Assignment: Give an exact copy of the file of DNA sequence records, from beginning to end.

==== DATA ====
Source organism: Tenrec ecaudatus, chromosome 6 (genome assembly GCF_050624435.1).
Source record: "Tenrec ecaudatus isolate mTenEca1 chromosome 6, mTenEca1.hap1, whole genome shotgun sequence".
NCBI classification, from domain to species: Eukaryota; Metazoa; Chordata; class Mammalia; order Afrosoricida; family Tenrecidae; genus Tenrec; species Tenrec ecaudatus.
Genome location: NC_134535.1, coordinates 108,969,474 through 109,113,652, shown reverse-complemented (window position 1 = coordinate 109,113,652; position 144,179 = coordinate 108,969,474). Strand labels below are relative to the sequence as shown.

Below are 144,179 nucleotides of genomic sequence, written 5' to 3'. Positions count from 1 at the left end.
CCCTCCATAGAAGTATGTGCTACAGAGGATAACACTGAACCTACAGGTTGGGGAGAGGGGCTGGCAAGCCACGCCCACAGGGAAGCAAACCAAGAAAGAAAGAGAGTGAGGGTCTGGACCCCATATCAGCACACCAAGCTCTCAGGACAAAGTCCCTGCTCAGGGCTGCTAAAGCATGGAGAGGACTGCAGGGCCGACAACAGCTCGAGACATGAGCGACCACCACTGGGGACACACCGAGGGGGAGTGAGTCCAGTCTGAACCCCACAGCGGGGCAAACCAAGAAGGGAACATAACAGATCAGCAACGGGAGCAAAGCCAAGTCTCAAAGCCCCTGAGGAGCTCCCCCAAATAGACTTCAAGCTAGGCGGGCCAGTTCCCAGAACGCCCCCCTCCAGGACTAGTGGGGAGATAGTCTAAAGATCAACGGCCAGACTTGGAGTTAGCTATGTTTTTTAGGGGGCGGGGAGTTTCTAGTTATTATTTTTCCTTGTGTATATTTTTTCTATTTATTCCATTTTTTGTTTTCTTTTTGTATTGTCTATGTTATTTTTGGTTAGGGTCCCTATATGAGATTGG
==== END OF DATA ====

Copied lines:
Source organism: Tenrec ecaudatus, chromosome 6 (genome assembly GCF_050624435.1).
Source record: "Tenrec ecaudatus isolate mTenEca1 chromosome 6, mTenEca1.hap1, whole genome shotgun sequence".
NCBI classification, from domain to species: Eukaryota; Metazoa; Chordata; class Mammalia; order Afrosoricida; family Tenrecidae; genus Tenrec; species Tenrec ecaudatus.
Genome location: NC_134535.1, coordinates 108,969,474 through 109,113,652, shown reverse-complemented (window position 1 = coordinate 109,113,652; position 144,179 = coordinate 108,969,474). Strand labels below are relative to the sequence as shown.

Below are 144,179 nucleotides of genomic sequence, written 5' to 3'. Positions count from 1 at the left end.
CCCTCCATAGAAGTATGTGCTACAGAGGATAACACTGAACCTACAGGTTGGGGAGAGGGGCTGGCAAGCCACGCCCACAGGGAAGCAAACCAAGAAAGAAAGAGAGTGAGGGTCTGGACCCCATATCAGCACACCAAGCTCTCAGGACAAAGTCCCTGCTCAGGGCTGCTAAAGCATGGAGAGGACTGCAGGGCCGACAACAGCTCGAGACATGAGCGACCACCACTGGGGACACACCGAGGGGGAGTGAGTCCAGTCTGAACCCCACAGCGGGGCAAACCAAGAAGGGAACATAACAGATCAGCAACGGGAGCAAAGCCAAGTCTCAAAGCCCCTGAGGAGCTCCCCCAAATAGACTTCAAGCTAGGCGGGCCAGTTCCCAGAACGCCCCCCTCCAGGACTAGTGGGGAGATAGTCTAAAGATCAACGGCCAGACTTGGAGTTAGCTATGTTTTTTAGGGGGCGGGGAGTTTCTAGTTATTATTTTTCCTTGTGTATATTTTTTCTATTTATTCCATTTTTTGTTTTCTTTTTGTATTGTCTATGTTATTTTTGGTTAGGGTCCCTATATGAGATTGG